USDA eligibility and income limits 2022

USDA eligibility is based on a combination of household size and geography, in addition to the typical mortgage approval standards such as income and credit score verification.

USDA eligibility for a 1-4 member household requires annual household income to not exceed $91,900 in most areas of the country, and annual household income for a 5-8 member household to not exceed $121,300 for most areas.

Whether you want to buy a home or refinance via USDA, this program is ultra-accessible and affordable.

Verify your USDA loan eligibility (Jan 20th, 2022)


In this article (Skip to…)

  • The USDA program
  • USDA eligibility
  • Current income limits
  • Property requirements
  • USDA mortgage insurance

The USDA home loan program

The USDA loan program is one of the best mortgage loans available for qualifying borrowers.

There’s no down payment required, and mortgage insurance fees are typically lower than for conventional or FHA loans. USDA interest rates tend to be below-market, too.

To qualify for 100% financing, home buyers and refinancing homeowners must meet standards set by the U.S. Department of Agriculture, which insures these loans.

Luckily, USDA guidelines are more lenient than many other loan types.

USDA eligibility requirements

Basic USDA loan requirements include:

  • Minimum credit score — 640 with most lenders
  • Clean credit history — No late payments or recent bankruptcy or foreclosure
  • Income requirements — Income limits vary by area; often $91,900 for a 1-4 person household
  • Employment — Borrowers need a steady income and employment history. Self-employment is eligible
  • Geographic requirements — You must own a home in an eligible area
  • Property requirements — Must be a single-family home you’ll use as your primary residence
  • Loan type — Only a 30-year, fixed-rate mortgage is allowed

In addition, most USDA lenders want borrowers to have a debt-to-income ratio (DTI) below 41 percent.

That means your monthly debt payments (including things like credit cards, auto loans, and your future mortgage payment) shouldn’t take up more than 41% of your gross monthly income.

This rule is not set in stone, though.

USDA is flexible about its loan requirements. And lenders can sometimes approve applications that are weaker in one area (like credit score or DTI) but stronger in another (like income or down payment).

USDA’s goal is to help low- and moderate-income buyers become homeowners. So if you meet the basic criteria — or you’re close — check your eligibility with a lender.

USDA income limits

USDA’s income limit is set at 115% of your area’s median income (AMI). That means your household income can’t be more than 15% above the median income where you live.

The actual dollar amount varies by location and household size. For instance, USDA allows a higher income for households with 5-8 members than for households with 1-4 members.

And, USDA income limits are higher in areas where workers typically earn more.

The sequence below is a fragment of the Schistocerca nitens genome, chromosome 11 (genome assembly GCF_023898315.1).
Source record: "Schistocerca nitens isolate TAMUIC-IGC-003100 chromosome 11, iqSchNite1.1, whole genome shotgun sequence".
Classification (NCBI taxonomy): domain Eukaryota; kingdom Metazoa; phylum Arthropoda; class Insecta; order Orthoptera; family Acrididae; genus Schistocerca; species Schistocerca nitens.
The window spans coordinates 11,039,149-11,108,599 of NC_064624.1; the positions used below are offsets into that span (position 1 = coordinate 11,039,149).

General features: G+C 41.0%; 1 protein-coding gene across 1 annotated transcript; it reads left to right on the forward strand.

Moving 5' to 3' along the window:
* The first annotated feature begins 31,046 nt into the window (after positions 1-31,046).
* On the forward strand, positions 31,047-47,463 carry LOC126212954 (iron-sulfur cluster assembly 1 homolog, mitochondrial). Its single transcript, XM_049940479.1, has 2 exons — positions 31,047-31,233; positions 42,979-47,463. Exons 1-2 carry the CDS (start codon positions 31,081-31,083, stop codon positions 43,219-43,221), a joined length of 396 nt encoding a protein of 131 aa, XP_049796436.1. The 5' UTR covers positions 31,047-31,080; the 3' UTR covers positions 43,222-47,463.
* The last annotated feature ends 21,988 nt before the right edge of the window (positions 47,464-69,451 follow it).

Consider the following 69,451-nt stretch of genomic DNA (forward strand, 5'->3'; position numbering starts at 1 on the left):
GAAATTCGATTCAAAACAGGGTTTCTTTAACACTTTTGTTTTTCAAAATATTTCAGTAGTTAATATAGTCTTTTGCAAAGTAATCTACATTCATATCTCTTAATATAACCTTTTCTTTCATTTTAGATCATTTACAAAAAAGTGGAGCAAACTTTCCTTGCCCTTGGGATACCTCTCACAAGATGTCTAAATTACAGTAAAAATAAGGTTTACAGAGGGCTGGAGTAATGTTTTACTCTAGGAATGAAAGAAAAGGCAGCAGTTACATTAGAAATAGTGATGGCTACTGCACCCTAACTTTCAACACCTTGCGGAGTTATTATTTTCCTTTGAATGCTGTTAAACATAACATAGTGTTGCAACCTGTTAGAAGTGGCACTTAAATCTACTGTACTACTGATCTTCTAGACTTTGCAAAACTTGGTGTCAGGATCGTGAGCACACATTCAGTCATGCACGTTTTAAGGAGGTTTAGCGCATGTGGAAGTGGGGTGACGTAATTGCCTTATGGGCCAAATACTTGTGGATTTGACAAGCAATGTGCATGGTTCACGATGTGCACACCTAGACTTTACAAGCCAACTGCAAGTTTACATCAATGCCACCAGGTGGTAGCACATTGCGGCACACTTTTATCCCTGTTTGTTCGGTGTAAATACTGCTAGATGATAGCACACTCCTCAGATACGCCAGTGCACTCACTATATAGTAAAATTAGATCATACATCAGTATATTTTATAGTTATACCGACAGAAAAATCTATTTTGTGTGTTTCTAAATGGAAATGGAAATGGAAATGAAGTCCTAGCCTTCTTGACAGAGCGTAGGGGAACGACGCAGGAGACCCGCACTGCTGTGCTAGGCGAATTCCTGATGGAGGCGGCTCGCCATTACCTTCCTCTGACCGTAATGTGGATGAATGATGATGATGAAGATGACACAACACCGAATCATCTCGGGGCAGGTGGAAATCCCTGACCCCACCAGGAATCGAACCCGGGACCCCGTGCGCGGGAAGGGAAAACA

Here’s just a sample to show you how USDA income eligibility can vary by location:

Area 2021 Income Limit for 1-4 Person Household 2021 Income Limit for 5-8 Person Household
Adams County, Nebraska $91,900 $121,300
Duluth, Minnesota $96,300 $127,100
Olympia-Tumwater, Washington $103,700 $136,900
Napa, California $135,250 $178,550

USDA property eligibility

Officially called the ‘rural development loan,” USDA’s mortgage program is intended to promote homeownership in underserved parts of the country.

Because of this, the United States Department of Agriculture will only guarantee loans in eligible “rural” areas.

But don’t be deterred. USDA’s definition of ‘rural’ is looser than you might expect at first.

You don’t have to buy a lot of land or work in agriculture to be USDA eligible. You just need to live in an area that’s not densely populated.

Officially, USDA defines a rural area as one that has a population under 35,000 or is “rural in character” (meaning there are some special circumstances). And that covers the vast majority of the U.S. landmass.

So before you write off a USDA loan, check your area’s status. You can find out if a property is eligible for a USDA loan on USDA’s website. Most areas outside of major cities qualify.

USDA mortgage insurance requirements

The USDA single-family housing guaranteed program is partially funded by borrowers who use USDA loans.

Via mortgage insurance premiums charged to homeowners, the government is able to keep the USDA rural development program affordable.

USDA last changed its mortgage insurance rates in October 2016. Those rates remain in effect today.

Today’s USDA mortgage insurance rates are:

  • 1.00% upfront fee, based on the loan size (can be rolled into the loan balance)
  • 0.35% annual fee, based on the remaining principal balance

As a real-life example of how USDA mortgage insurance works, let’s say that a home buyer in Cary, North Carolina is borrowing $200,000 to buy a home with no money down.

The buyer’s mortgage insurance costs include a $2,000 upfront mortgage insurance premium, plus a monthly $58.33 payment for mortgage insurance.

Note that the USDA upfront mortgage insurance is not required to be paid as cash. It can be added to your loan balance to reduce your funds required at closing.

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